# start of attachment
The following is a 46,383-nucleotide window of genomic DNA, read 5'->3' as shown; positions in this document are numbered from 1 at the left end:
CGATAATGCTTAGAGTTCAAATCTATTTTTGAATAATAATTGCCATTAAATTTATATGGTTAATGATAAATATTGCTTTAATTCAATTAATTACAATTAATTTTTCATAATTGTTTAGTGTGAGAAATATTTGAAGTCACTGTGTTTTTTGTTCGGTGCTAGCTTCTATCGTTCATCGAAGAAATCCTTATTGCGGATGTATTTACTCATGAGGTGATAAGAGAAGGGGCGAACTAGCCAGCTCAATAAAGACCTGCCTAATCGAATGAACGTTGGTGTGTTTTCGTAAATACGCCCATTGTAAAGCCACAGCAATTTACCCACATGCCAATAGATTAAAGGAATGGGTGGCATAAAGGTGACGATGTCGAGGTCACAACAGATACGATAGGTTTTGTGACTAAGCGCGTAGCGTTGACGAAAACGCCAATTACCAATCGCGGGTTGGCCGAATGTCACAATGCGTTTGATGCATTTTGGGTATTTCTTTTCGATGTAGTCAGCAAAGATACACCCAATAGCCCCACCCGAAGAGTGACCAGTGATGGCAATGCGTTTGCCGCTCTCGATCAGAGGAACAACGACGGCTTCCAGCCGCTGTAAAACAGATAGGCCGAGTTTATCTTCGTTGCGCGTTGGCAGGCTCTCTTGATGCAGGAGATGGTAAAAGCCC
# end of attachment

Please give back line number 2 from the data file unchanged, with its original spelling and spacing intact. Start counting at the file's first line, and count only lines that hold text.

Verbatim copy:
CGATAATGCTTAGAGTTCAAATCTATTTTTGAATAATAATTGCCATTAAATTTATATGGTTAATGATAAATATTGCTTTAATTCAATTAATTACAATTAATTTTTCATAATTGTTTAGTGTGAGAAATATTTGAAGTCACTGTGTTTTTTGTTCGGTGCTAGCTTCTATCGTTCATCGAAGAAATCCTTATTGCGGATGTATTTACTCATGAGGTGATAAGAGAAGGGGCGAACTAGCCAGCTCAATAAAGACCTGCCTAATCGAATGAACGTTGGTGTGTTTTCGTAAATACGCCCATTGTAAAGCCACAGCAATTTACCCACATGCCAATAGATTAAAGGAATGGGTGGCATAAAGGTGACGATGTCGAGGTCACAACAGATACGATAGGTTTTGTGACTAAGCGCGTAGCGTTGACGAAAACGCCAATTACCAATCGCGGGTTGGCCGAATGTCACAATGCGTTTGATGCATTTTGGGTATTTCTTTTCGATGTAGTCAGCAAAGATACACCCAATAGCCCCACCCGAAGAGTGACCAGTGATGGCAATGCGTTTGCCGCTCTCGATCAGAGGAACAACGACGGCTTCCAGCCGCTGTAAAACAGATAGGCCGAGTTTATCTTCGTTGCGCGTTGGCAGGCTCTCTTGATGCAGGAGATGGTAAAAGCCC